Expect the following technology stocks to be among Wednesday's most actively traded issues: Applied Materials, drkoop.com, Lycos, Network Appliance, Razorfish and TheStreet.com.
Applied shares will be flying Wednesday after the chip-equipment maker beat Street estimates by 3 cents a share in its first quarter and set a 2-for-1 stock split.
In the quarter, Applied earned $328 million, or 80 cents a share on sales of $1.67 billion.
Applied expects continued growth in the second quarter, CFO Joseph R. Bronson said during a Tuesday afternoon conference call. Bronson told analysts to expect revenue ranging between $2 billion and $2.1 billion, and
First quarter gross margin of 50.1 percent was flat sequentially, but up from 43.2 percent a year earlier.
New orders of $2.36 billion represent a 43 percent increase from the fourth quarter, and easily surpassed most analyst estimates. A dozen customers placed orders of at least $50 million, including six orders each greater than $100 million, Bronson said during the conference call.
drkoop.com might see heavy action Wednesday after it posted a smaller-than-expected loss in its fourth quarter, losing $19.9 million, or 65 cents a share, on sales of $5.1 million.
First Call consensus expected the online healthcare network to lose 68 cents a share in the quarter.
Its shares closed up 3/16 to 12 7/8 ahead of the earnings report.
The $5.1 million in sales represents a 75 percent improvement from the year-ago quarter when it lost $18 million, or $2.10 a share, on sales of $2.9 million.
For the year, drkoop.com lost $82.5 million, or $2.70 a share, on sales of $9.4 million compared to a loss of $23.4 million, or $2.86 a share, on sales of $43,000 in fiscal 1998.
In the quarter, drkoop.com exceeded pushed its registered user base to more than 1 million users. It recorded 11.8 million unique visitors in the quarter and posted 49.4 million page views.
Lycos easily topped analysts' estimates in its second quarter, raking in $3 million, or 3 cents a share, on sales of $68.6 million.
First Call consensus expected the Internet portal to earn 1 cent a share in the quarter.
Lycos shares closed off 1 1/4 to 69 1/16 ahead of the earnings report but surged up to 73 5/8 in after-hours trading.
The $68.6 million in sales marks a 120 percent improvement from the year-ago quarter when it lost $1.6 million, or 2 cents a share, on sales of $31.1 million.
Company officials said advertising revenue more-than-doubled from the year-earlier quarter to $44.3 million, while electronic commerce and licensing revenue also more-than-doubled, to $24.2 million.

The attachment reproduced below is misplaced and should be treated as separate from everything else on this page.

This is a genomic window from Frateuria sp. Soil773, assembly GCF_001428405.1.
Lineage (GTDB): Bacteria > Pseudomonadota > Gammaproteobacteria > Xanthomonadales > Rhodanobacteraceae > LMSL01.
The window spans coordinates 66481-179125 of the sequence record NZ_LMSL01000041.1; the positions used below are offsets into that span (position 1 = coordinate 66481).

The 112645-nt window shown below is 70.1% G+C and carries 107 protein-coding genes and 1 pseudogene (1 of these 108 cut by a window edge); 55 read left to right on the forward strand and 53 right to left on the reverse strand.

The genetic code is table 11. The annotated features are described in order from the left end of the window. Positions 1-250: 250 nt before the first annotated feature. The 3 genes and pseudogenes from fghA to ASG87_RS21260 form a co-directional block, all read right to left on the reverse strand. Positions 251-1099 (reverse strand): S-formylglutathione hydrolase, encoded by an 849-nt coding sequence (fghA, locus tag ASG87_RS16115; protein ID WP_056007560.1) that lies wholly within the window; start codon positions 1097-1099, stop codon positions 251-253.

Worldwide traffic grew to 122 million page views per day in the quarter while U.S. traffic improved 23 percent to 101 million page views a day.
Network Appliance will be on the move after it topped Street estimates by a penny a share in its fourth quarter, earning $19.8 million, or 11 cents a share, on sales of $151.3 million.
First Call consensus expected it to earn 10 cents a share in the quarter.
Company officials also announced a 2-for-1 stock split.
Its shares closed up 3 1/4 to 151 9/16 ahead of the earnings report.
Razorfish slipped past Street estimates in its fourth quarter, earning $5.8 million, or 6 cents a share, on sales of $52.7 million.
First Call consensus expected the e-business consultant to earn a nickel a share in the quarter.
Razorfish shares closed off 3 1/8 to 51 7/8 ahead of the earnings report.
The $52.7 million in sales marks a stunning 1,015 percent jump from the year-ago quarter when it earned $1.9 million, or 3 cents a share, on sales of $4.7 million.
For the year, Razorfish pocketed $19 million, or 21 cents a share, on sales of $170.2 million compared to a profit of $7 million, or 12 cents a share, on sales of $13.8 million.
Including a series of merger-related costs and non-cash compensation charges, Razorfish lost $23 million, or 26 cents a share in the quarter. For the year, it lost $14.5 million, or 17 cents a share.
Separately, chief financial officer Larry Begley resigned and will be replaced by Sue Black on an interim basis.
The financial news and commentary site has hired investment bank Wasserstein Parella & Co. to explore strategic alternatives which may include the sale of the company, The Wall Street Journal reported Wednesday.
A person familiar with the matter told the Journal that TheStreet.com has been shopped around to other Internet companies, the Journal reported. Another told the Journal that the company has a market valuation of nearly $400 million and had been approached by a prospective buyer.
The company is now underwater from its initial offering price of $19 a share in May, after it reached $60 a share during its first day of trading.